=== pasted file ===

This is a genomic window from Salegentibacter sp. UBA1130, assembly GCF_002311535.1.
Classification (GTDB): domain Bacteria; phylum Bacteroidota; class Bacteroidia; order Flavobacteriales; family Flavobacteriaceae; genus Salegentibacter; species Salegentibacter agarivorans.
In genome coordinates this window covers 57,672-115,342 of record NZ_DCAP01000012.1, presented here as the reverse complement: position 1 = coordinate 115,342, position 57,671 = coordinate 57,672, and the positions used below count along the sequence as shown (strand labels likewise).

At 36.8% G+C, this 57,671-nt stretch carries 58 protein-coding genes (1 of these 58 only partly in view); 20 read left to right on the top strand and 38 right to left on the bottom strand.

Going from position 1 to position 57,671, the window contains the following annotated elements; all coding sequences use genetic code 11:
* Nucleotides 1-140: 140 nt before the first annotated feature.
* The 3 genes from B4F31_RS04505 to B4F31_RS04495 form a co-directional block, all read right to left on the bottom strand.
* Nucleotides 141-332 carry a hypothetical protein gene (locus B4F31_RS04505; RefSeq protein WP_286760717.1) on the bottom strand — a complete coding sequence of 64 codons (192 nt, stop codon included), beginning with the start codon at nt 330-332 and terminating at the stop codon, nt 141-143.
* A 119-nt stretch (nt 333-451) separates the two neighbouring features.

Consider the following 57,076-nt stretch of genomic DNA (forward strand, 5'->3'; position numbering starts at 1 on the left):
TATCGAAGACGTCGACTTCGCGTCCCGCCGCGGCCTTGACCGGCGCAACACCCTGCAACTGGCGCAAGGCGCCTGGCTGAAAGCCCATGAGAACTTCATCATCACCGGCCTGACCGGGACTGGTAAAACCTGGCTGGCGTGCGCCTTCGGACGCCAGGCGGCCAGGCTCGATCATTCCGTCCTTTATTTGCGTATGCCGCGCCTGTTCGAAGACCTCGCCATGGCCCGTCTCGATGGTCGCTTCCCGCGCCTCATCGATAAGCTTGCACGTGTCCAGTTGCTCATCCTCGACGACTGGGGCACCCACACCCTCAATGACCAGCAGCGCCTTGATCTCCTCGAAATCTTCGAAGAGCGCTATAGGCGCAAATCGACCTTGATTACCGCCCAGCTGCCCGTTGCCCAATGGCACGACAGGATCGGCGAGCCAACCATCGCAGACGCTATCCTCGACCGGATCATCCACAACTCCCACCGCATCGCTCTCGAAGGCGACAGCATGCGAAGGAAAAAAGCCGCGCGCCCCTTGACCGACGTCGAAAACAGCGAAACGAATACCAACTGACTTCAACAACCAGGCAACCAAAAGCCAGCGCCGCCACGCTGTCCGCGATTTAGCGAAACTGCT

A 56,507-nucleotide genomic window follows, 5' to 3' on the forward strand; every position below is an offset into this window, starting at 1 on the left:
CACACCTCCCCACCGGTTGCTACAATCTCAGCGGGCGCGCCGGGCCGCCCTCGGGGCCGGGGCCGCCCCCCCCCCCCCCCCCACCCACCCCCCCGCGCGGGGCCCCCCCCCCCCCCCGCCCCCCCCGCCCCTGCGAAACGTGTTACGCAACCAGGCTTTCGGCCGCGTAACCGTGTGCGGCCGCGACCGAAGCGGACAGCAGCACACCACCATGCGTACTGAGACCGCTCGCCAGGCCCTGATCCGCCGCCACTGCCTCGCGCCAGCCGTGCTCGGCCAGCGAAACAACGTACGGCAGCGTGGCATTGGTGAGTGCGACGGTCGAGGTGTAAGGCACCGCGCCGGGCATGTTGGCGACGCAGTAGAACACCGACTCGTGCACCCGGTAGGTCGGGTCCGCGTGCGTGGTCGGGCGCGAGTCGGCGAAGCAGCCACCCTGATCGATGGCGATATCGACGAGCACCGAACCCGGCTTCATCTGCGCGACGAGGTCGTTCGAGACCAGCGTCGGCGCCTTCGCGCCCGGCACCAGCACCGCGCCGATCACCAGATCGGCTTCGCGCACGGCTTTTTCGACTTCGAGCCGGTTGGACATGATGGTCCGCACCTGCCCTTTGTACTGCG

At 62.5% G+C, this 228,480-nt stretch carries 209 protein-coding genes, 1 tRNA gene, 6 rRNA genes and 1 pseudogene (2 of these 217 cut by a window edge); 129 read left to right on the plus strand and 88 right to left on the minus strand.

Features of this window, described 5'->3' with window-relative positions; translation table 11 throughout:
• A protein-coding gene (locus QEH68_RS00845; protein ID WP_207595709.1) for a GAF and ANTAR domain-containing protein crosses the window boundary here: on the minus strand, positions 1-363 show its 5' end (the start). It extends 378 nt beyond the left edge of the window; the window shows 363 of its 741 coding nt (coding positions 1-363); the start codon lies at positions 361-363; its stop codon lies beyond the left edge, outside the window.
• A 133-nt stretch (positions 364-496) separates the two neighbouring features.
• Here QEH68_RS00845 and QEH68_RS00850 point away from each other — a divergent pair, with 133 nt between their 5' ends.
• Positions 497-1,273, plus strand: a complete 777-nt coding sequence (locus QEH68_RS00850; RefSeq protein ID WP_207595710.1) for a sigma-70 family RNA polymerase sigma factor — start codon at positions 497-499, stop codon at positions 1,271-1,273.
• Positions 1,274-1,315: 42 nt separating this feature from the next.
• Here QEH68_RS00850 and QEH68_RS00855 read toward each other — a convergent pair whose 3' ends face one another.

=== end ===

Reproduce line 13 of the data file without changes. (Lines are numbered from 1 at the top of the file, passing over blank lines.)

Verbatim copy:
CACACCTCCCCACCGGTTGCTACAATCTCAGCGGGCGCGCCGGGCCGCCCTCGGGGCCGGGGCCGCCCCCCCCCCCCCCCCCACCCACCCCCCCGCGCGGGGCCCCCCCCCCCCCCCGCCCCCCCCGCCCCTGCGAAACGTGTTACGCAACCAGGCTTTCGGCCGCGTAACCGTGTGCGGCCGCGACCGAAGCGGACAGCAGCACACCACCATGCGTACTGAGACCGCTCGCCAGGCCCTGATCCGCCGCCACTGCCTCGCGCCAGCCGTGCTCGGCCAGCGAAACAACGTACGGCAGCGTGGCATTGGTGAGTGCGACGGTCGAGGTGTAAGGCACCGCGCCGGGCATGTTGGCGACGCAGTAGAACACCGACTCGTGCACCCGGTAGGTCGGGTCCGCGTGCGTGGTCGGGCGCGAGTCGGCGAAGCAGCCACCCTGATCGATGGCGATATCGACGAGCACCGAACCCGGCTTCATCTGCGCGACGAGGTCGTTCGAGACCAGCGTCGGCGCCTTCGCGCCCGGCACCAGCACCGCGCCGATCACCAGATCGGCTTCGCGCACGGCTTTTTCGACTTCGAGCCGGTTGGACATGATGGTCCGCACCTGCCCTTTGTACTGCG